At some point in my conversation with the assertive customer, I began to worry what might happen if she asked for money. Barry was traveling, so I wondered whether I would be compelled to give it to her and whether Priscilla would consent. Years ago, Momma Rose claimed I would “argue with the devil.” What that meant I was never completely sure, but she may have felt I was incapable of agreeing with anyone, including Old Scratch himself. Maybe she thought I was unpleasant, or maybe she believed I would simply debate all issues, no matter the subject. In any case, the trading post has apparently diminished my argumentative nature.

Hearing my comments, Priscilla nodded her head knowingly. After almost 30 years at Twin Rocks Trading Post, I have become a “yes-man.” The problem is that Priscilla has the same attribute. While one might question whether a woman has the essential characteristics, defines a yes-man as, “A man or woman who always expresses agreement.” Therefore, according to that imminently reliable resource, Priscilla qualifies. As a result, Barry is the only person on the premises capable of saying “no,” and when he is out of town we are in trouble.

Despite Rose’s assessment, I have always viewed myself as congenial. When I recently mentioned this personal assessment to Jana, she just laughed and said, “Let’s discuss that some other time.” On this point, however, Barry seems to agree with me, since he is forever saying I am too soft on the artists and customers. “No wonder they always ask for Steve,” he frequently comments to Priscilla, “He always gives in.” She just nods sympathetically and wonders whether there is enough left in the checkbook to make payroll.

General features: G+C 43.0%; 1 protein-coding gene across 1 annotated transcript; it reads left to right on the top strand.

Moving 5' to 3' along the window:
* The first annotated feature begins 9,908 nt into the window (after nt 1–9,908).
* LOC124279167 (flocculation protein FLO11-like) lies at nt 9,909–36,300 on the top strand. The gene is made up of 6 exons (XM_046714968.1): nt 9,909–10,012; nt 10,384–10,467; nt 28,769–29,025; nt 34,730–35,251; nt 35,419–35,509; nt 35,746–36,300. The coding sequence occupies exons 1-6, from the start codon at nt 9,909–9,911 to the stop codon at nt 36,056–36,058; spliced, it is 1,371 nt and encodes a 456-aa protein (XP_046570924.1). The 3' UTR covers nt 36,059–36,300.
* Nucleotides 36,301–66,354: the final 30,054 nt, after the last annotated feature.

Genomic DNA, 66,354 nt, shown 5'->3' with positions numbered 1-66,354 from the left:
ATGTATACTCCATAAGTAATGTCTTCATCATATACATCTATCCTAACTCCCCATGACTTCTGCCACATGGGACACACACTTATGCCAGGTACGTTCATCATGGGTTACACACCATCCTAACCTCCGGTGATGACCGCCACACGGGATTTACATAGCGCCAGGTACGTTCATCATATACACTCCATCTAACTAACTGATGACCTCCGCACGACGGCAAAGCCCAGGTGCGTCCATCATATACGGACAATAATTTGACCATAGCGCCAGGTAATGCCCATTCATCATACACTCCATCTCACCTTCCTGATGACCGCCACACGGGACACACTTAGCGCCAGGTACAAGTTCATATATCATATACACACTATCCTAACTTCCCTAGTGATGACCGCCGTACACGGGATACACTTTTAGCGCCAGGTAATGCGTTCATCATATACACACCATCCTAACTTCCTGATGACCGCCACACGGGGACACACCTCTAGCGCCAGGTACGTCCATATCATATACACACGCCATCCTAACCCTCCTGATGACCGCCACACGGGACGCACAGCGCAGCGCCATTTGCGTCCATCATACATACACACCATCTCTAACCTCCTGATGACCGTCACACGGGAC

Barry is more of the old-time-trader type. It is the art of the deal that motivates him. In fact, I think he got Duke’s trader gene, and I was left out of that particular genetic transfer. Indeed, the trait may have run out by the time I arrived. I guess I lean more towards Rose’s side of the family, although how that factors into the equation I do not really know. In any case, I justify our situation by contending that Barry and I balance each other out, and the end result is workable. We will see what happens in the long-term.

When it comes to ace traders, I am often reminded of Bob Slaven, one of Duke’s best trading buddies. Years ago, Duke and Bob would load Bob’s truck with goods and hit the road for weeks at a time, trading for anything they came across. A jar of coins, elk teeth, deer horns, bearskin rugs, saddles, guns, jewelry, turquoise, steer scrotum purses---whatever they stumbled onto was fair game. When they returned, Priscilla and I would marvel at their stories and acquisitions, and from time-to-time bury the newly acquired trade-goods under the counter in hopes they would never again see the light of day. For Bob and Duke, the issue was never yes or no. Instead, it was how they were going to get the deal done; and, they always did.

A few days after our initial encounter the woman returned, and I turned numb with fear. What might she request this time, I wondered. She immediately started in, “May I take your picture?” “Yes, if you don’t fear for your camera.” Spotting Barry, she said, “Who’s that? Can I get his picture, too?” “Okay," I said, shrugging my shoulders. Barry was not so sure, but I had already committed him; there was no way out.

Feeling something had to be done to prevent a catastrophe, Barry recently enrolled Priscilla and me in “No" therapy. While the progress has been slow, we are getting better. “No, no, no,” Priscilla and I chant several times each morning, confident we will one day overcome our handicap.